Political Parties in the Third World, Vicky Randall (Editor), Sage Publications, 1988.

Contemporary Feminist Politics: Women and Power in Britain, Joni Lovenduski and Vicky Randall, Oxford University Press, 1993.

The Middle East and Problems of Democracy, Heather Deegan (Editor) and Vicky Randall (Editor), Taylor and Francis Group, 1993.

Religion in Third World Politics, Jeffrey Haynes and Vicky Randall (Editor), Taylor & Francis Group, 1993.

Democracy in the Third World, Robert Pinkney and Vicky Randall, L. Rienner Publishers, 1994.

Foreign Aid in a Changing World, Peter J. Burnell and Vicky Randall (Editor), Open University Press, 1997.

Gender, Politics and the State, Vicky Randall (Editor) and Georgina Waylen (Editor), Routledge, 1998.

Political Change and Underdevelopment, A Critical Introduction to Third World Politics, Vicky Randall and Robin Theobald, 1985 (2nd Edition, Red Globe Press, 1998).

Democratization and the Media, Vicky Randall (Editor), Routledge,1998.

The Politics of Child Daycare in Britain, Vicky Randall, Oxford University Press, 2000.

Politics in the Developing World, Peter Burnell (Editor), Vicky Randall (Editor), Lise Rakner (Editor), Oxford University Press, 2005.

Spanish Portrait by Elizabeth Lake, with an afterword by Vicky Randall, The Clapton Press, 2019.

Research Articles[edit]

Vicky Randall published numerous research articles, too many to list here, but a sample of articles and reviews available online (some with restricted access) is given below:

Gendering Political Science, Vicky Randall, published as Chapter 1 of Deeds and Words, Gendering Politics after Joni Lovenduski, edited by Rosie Campbell and Sarah Childs, ECPR Press, 2014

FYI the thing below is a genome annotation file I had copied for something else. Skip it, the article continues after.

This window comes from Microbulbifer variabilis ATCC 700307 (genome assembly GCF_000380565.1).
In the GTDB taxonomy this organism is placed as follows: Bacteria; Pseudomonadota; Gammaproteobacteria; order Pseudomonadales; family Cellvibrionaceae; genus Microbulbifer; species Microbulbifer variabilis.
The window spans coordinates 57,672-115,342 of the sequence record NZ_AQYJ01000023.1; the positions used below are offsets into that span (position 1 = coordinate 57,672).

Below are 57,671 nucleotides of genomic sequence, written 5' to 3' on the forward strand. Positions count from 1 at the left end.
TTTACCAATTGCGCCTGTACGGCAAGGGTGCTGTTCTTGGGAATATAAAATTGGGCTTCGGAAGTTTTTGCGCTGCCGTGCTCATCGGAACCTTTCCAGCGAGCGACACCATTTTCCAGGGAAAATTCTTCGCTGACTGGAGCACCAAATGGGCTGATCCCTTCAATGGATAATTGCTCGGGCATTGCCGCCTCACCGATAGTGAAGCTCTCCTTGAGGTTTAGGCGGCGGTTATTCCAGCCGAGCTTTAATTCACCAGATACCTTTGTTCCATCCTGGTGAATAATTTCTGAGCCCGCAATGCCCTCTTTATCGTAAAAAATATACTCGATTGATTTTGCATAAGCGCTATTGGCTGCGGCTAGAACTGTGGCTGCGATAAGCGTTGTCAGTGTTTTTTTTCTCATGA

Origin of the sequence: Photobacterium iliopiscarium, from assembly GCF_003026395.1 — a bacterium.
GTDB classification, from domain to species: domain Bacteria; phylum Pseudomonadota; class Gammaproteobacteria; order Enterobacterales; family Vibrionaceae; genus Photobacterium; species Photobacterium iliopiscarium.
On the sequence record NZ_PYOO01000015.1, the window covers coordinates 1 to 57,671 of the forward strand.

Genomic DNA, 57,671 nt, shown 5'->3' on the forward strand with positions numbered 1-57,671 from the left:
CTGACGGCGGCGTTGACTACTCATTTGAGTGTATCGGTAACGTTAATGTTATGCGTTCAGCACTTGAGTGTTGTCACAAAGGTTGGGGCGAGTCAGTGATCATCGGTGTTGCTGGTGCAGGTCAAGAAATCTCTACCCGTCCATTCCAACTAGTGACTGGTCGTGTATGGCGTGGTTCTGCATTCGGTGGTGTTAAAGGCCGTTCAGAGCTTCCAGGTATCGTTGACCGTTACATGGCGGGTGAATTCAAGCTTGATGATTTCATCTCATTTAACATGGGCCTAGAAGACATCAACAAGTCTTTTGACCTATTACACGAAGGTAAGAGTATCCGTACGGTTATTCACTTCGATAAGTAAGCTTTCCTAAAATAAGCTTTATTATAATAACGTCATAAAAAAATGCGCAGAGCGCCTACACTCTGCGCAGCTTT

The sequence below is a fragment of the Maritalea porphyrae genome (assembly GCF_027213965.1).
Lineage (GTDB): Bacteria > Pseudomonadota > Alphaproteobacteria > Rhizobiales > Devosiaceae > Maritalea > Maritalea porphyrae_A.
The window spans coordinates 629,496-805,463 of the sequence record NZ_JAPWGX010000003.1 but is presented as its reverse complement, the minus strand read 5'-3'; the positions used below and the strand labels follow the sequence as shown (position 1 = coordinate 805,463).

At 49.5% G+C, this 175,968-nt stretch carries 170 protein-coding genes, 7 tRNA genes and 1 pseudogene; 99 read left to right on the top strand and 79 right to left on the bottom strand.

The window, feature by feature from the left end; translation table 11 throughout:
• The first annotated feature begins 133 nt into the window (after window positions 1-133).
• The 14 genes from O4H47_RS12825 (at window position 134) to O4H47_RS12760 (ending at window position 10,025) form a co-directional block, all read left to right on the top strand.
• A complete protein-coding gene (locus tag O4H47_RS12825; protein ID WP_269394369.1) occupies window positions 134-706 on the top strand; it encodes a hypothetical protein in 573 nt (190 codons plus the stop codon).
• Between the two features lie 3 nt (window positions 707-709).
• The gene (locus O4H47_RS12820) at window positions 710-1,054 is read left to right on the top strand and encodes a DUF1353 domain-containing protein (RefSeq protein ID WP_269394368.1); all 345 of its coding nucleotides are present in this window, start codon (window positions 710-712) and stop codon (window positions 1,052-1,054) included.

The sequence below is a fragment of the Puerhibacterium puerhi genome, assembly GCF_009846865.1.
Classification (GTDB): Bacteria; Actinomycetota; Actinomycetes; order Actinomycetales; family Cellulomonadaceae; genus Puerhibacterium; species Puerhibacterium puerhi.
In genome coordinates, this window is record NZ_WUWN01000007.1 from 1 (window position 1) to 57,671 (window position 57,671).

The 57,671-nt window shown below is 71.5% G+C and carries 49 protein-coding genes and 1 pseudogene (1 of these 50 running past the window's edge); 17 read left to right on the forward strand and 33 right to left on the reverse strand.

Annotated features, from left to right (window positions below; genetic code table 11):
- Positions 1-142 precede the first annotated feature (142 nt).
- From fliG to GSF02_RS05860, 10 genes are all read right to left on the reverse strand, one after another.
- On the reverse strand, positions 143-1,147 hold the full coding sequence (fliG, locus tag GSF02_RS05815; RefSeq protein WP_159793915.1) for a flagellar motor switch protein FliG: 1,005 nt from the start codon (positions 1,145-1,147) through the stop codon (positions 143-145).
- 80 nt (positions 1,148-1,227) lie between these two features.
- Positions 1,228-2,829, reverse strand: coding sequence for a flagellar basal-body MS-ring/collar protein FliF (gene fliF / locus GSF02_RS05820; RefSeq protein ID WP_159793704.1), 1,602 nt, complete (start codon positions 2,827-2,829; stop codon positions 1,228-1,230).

Gender in Contemporary British Politics, Vicky Randall, Joni Lovenduski, The British Journal of Politics and International Relations, vol. 6, 1: pp. 1–2. , First Published Feb 1, 2004.

Party Institutionalization in New Democracies, Vicky Randall, Lars Svåsand, Party Politics, vol. 8, 1: pp. 5–29. , First Published Jan 1, 2002.

Feminism and Political Analysis, Vicky Randall, Political Studies, vol. 39, 3: pp. 513–532. , First Published Sep 1, 1991.

Teaching about Women and Politics, Vicky Randall,Politics, vol. 3, 1: pp. 38–42. , First Published Feb 1, 1983.


  1. ^ "Tributes Paid to a Pioneering Feminist Scholar". 12 December 2019. The Times Higher Educational Supplement, 12Dec2019
  2. ^ "Spanish Portrait". 29 May 2019. by Elizabeth Lake, with an afterword by Vicky Randall, The Clapton Press, London, 2019.
  3. ^ "Oxford University Press, The Politics of Child Daycare in Britain".
  4. ^ "Oxford University Press, Politics in the Developing World".
  5. ^ "Statement on the Passing of Former PSA Chair, Professor Vicky Randall". The Political Studies Association, 27Nov2019
  6. ^ "National Awards for Our Academics and Alumnus". University of Essex News, 06Dec2012
  7. ^ "A Pioneer of Gender Politics". Social Science Space, 26Nov2012
  8. ^ "Vicky Randall, Obituary".. The Guardian, 12 Mar 2020
  9. ^ "Tributes for Professor Vicky Randall". University of Essex News, 25Nov2019